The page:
"Is Polyamory Revolutionary?"
AdBusters magazine, based in Vancouver, is “a not-for-profit, reader-supported, 120,000-circulation magazine concerned about the erosion of our physical and cultural environments by commercial forces.” It claims that its online members “are a global network of culture jammers and creatives working to change the way information flows, the way corporations wield power, and the way meaning is produced in our society.”
On its website, one of its contributing editors blogs these thoughts:
Is Polyamory Revolutionary? Rupturing the consumer myth through sexual liberation.
By Micah White
...Now, four decades later, we can discern the faint stirrings of a return to the project of sexual liberation. This time, however, it is not under the flag of “free love” but of “polyamory” that the struggle will be waged.
...Sexual liberation as imagined in the 60s was heavily biased towards a vision where sexual energy was freely flowing, all partners essentially equal, and sex something that ought to be shared without restriction. Against this borderless, formless vision of sex another perspective is gaining traction: the “polyamorous” position that maintains it is the tight bonding of a group, whether it be three or four or more, that is revolutionary [apparently referring to trends in urban anarchist communities].
Polyamory is an outgrowth of the free love movement but instead of looking to the orgy as the model for rebellion, it is the notion of a tribe that excites their imagination.
...Can capitalism exist without its foundation of heterosexual monogamy? Is polyamory inherently revolutionary? To all these questions we must answer: capitalism is a master of recuperation. What first shakes it, soon motivates it, later strengthens it....
Read the whole article (July 29, 2010).
Elsewhere in the street-radical world, the occasional zine Dysophia ("the many worlds of green anarchism") published a 64-page issue in May titled Anarchy & Polyamory; download it as a .pdf. From the website:
Exploring open relationships and non-monogamy from the perspective of green anarchism, Anarchy & Polyamory is a collection of essays and articles, many new (but a few oldies), designed to be accessible to those new to both anarchism and polyamory. It is examines personal and sexual relationships through the prism of anarchism, including considering some common pitfalls and how society's hierarchies are reinforced in personal relationships.
The authors are wide ranging, mixing both past and present from Europe and the US, many talking from their own experience.
...We are are looking at doing faciliting some discussions later in the year for groups wanting to explore some of the issues raised.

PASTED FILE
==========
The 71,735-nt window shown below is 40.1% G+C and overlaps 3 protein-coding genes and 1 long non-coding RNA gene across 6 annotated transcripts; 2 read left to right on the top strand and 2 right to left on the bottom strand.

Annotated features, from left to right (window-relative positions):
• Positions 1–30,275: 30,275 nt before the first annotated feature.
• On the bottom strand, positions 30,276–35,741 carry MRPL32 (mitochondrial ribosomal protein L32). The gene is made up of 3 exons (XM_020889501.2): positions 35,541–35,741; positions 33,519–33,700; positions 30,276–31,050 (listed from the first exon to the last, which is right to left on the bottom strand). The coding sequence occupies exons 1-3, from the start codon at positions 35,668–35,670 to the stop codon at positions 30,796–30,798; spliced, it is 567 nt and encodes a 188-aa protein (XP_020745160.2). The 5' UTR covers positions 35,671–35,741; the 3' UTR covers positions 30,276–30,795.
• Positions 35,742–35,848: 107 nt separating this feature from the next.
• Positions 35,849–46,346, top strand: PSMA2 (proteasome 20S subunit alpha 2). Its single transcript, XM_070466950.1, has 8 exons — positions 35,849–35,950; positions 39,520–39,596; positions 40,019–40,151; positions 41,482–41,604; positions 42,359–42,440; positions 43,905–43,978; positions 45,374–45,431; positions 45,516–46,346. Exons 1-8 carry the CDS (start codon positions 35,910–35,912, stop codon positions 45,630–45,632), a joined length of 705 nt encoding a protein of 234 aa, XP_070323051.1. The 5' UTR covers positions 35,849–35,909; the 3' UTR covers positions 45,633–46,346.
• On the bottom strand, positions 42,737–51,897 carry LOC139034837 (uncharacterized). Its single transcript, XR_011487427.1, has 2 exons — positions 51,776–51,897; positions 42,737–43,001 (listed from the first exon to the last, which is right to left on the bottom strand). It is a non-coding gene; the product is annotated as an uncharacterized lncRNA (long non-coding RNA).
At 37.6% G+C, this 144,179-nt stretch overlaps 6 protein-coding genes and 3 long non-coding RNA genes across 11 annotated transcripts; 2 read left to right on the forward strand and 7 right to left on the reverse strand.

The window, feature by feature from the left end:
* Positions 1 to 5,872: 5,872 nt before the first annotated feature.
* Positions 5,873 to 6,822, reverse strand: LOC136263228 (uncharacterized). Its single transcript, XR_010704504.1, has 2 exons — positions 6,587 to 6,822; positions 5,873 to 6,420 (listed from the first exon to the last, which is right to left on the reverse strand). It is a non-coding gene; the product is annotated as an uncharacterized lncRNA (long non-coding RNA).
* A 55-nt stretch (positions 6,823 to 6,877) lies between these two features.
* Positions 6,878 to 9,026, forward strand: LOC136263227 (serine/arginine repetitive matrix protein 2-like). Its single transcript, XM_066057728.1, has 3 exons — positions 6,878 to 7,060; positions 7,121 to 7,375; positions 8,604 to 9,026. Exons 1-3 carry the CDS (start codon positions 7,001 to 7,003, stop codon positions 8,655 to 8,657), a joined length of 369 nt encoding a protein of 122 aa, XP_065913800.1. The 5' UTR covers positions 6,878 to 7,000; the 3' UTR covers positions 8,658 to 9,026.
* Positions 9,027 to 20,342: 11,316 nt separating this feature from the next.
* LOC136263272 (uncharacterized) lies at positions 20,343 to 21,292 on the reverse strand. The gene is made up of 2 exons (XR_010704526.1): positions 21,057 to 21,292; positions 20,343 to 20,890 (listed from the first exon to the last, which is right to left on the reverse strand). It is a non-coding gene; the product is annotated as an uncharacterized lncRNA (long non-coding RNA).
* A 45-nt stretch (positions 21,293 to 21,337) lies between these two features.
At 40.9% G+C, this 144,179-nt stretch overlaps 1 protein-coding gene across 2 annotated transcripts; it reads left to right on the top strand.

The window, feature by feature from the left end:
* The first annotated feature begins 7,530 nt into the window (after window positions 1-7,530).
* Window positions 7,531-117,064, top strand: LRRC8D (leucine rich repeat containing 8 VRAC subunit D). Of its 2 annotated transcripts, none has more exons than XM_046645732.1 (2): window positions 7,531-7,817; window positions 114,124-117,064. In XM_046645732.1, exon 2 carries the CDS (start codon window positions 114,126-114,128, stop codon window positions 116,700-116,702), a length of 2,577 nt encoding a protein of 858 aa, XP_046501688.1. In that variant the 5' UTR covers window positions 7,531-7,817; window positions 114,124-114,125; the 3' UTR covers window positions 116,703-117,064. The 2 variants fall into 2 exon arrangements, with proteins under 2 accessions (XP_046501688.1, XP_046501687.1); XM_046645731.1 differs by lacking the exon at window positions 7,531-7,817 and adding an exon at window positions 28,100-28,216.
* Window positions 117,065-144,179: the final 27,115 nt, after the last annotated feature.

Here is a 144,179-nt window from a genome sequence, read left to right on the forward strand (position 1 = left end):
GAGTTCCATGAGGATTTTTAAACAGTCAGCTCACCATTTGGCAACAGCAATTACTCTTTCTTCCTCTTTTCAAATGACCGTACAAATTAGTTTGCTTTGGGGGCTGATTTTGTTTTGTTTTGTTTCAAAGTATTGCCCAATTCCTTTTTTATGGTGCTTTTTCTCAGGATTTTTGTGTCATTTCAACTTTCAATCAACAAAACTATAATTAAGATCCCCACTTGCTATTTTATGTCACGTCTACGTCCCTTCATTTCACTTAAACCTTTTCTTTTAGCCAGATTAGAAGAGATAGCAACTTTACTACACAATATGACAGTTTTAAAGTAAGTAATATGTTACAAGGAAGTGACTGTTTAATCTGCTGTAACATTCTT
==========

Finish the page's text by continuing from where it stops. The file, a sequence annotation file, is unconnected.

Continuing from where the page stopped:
Given the amount of interest and reaction already received from preview copies, we are planning a follow-up publication. So, we are interested in responses, whether challenging some of the positions taken in the articles or covering topics that the authors have missed out. We are particularly interested in material which deals with the problems of being non-monogamous in modern society, of communication with in open relations, challenging hierarchies in relationships, and how all this is informed by anarchism.
The table of contents:
● Green Anarchism and Polyamory
● A Personal Perspective
● Let Them Eat Cake
● Emma Goldman on Love and Marriage
● A Conversation
● Anarchy is Love, Love is Anarchy
● Eight Points on Relationship Anarchy
● The Rise of Polyamory: Leftist men’s self-serving cure-all for sexism
● A Green Anarchist Project on Freedom and Love
It's no surprise this was published in England. The poly movement there tends to be more political than in North America, according to activists quoted in a long article in the mainstream Sunday Independent (September 13, 2009):
"British polys are often into alternative lifestyles and politics, and tend to be more radical and progressive than American polys," says [Graham] Nicholls. "Some even identify themselves as 'relationship anarchists'."
One such politically-driven poly is Owen Briggs, a 33-year-old gardener from Nottingham. "I believe in trying to break down power hierarchies in society, and that means breaking them down in my personal life as well," he says. "If I wish to try to allow others to be free, why would I want to control the people I love and care most about?"
Anarchic approaches to relationships also abound on the "queer" poly scene, which, as Johanna Samuelson and her primary partner Jonathan David explain, is a little different from the standard gay scene. "It's an inclusive, activist community which sees beyond the divide between male and female, hetero and homo," says Samuelson, a 27-year-old postgraduate student from Brighton....